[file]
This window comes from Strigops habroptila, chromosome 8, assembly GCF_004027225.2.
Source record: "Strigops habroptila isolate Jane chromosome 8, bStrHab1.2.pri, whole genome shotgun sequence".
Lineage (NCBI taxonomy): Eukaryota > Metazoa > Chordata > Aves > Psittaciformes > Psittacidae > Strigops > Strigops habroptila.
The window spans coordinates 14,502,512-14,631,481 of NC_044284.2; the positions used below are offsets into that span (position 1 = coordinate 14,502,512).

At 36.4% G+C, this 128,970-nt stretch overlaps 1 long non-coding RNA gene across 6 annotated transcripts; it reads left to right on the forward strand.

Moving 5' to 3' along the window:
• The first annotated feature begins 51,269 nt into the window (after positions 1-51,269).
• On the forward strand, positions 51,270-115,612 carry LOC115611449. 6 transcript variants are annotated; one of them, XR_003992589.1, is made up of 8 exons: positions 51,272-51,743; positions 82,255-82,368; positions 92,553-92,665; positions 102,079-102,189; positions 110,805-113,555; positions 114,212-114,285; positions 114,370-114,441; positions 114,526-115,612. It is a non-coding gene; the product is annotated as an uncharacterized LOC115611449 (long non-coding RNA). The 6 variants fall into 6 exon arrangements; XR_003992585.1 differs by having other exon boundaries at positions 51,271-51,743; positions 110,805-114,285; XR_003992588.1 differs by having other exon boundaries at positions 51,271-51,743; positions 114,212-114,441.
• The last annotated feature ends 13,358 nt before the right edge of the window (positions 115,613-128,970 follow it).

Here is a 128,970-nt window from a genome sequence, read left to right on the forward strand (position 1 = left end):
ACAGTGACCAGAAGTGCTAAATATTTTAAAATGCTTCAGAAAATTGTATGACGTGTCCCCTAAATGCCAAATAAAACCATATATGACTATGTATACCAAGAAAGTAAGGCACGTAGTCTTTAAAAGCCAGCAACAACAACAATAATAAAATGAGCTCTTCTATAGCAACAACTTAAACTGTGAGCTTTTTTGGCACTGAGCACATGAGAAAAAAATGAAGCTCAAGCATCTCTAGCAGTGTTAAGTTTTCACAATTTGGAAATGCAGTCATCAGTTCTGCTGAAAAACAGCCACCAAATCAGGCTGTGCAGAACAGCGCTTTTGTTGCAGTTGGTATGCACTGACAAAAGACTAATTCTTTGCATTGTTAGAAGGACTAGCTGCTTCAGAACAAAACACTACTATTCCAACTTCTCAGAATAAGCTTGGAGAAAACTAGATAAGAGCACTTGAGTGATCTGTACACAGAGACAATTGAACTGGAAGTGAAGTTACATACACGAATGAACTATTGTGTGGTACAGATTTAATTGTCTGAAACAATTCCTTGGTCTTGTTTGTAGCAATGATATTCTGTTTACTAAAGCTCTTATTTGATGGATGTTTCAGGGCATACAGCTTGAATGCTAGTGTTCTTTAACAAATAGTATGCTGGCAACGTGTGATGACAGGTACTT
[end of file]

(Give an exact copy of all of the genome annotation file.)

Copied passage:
This window comes from Strigops habroptila, chromosome 8, assembly GCF_004027225.2.
Source record: "Strigops habroptila isolate Jane chromosome 8, bStrHab1.2.pri, whole genome shotgun sequence".
Lineage (NCBI taxonomy): Eukaryota > Metazoa > Chordata > Aves > Psittaciformes > Psittacidae > Strigops > Strigops habroptila.
The window spans coordinates 14,502,512-14,631,481 of NC_044284.2; the positions used below are offsets into that span (position 1 = coordinate 14,502,512).

At 36.4% G+C, this 128,970-nt stretch overlaps 1 long non-coding RNA gene across 6 annotated transcripts; it reads left to right on the forward strand.

Moving 5' to 3' along the window:
• The first annotated feature begins 51,269 nt into the window (after positions 1-51,269).
• On the forward strand, positions 51,270-115,612 carry LOC115611449. 6 transcript variants are annotated; one of them, XR_003992589.1, is made up of 8 exons: positions 51,272-51,743; positions 82,255-82,368; positions 92,553-92,665; positions 102,079-102,189; positions 110,805-113,555; positions 114,212-114,285; positions 114,370-114,441; positions 114,526-115,612. It is a non-coding gene; the product is annotated as an uncharacterized LOC115611449 (long non-coding RNA). The 6 variants fall into 6 exon arrangements; XR_003992585.1 differs by having other exon boundaries at positions 51,271-51,743; positions 110,805-114,285; XR_003992588.1 differs by having other exon boundaries at positions 51,271-51,743; positions 114,212-114,441.
• The last annotated feature ends 13,358 nt before the right edge of the window (positions 115,613-128,970 follow it).

Here is a 128,970-nt window from a genome sequence, read left to right on the forward strand (position 1 = left end):
ACAGTGACCAGAAGTGCTAAATATTTTAAAATGCTTCAGAAAATTGTATGACGTGTCCCCTAAATGCCAAATAAAACCATATATGACTATGTATACCAAGAAAGTAAGGCACGTAGTCTTTAAAAGCCAGCAACAACAACAATAATAAAATGAGCTCTTCTATAGCAACAACTTAAACTGTGAGCTTTTTTGGCACTGAGCACATGAGAAAAAAATGAAGCTCAAGCATCTCTAGCAGTGTTAAGTTTTCACAATTTGGAAATGCAGTCATCAGTTCTGCTGAAAAACAGCCACCAAATCAGGCTGTGCAGAACAGCGCTTTTGTTGCAGTTGGTATGCACTGACAAAAGACTAATTCTTTGCATTGTTAGAAGGACTAGCTGCTTCAGAACAAAACACTACTATTCCAACTTCTCAGAATAAGCTTGGAGAAAACTAGATAAGAGCACTTGAGTGATCTGTACACAGAGACAATTGAACTGGAAGTGAAGTTACATACACGAATGAACTATTGTGTGGTACAGATTTAATTGTCTGAAACAATTCCTTGGTCTTGTTTGTAGCAATGATATTCTGTTTACTAAAGCTCTTATTTGATGGATGTTTCAGGGCATACAGCTTGAATGCTAGTGTTCTTTAACAAATAGTATGCTGGCAACGTGTGATGACAGGTACTT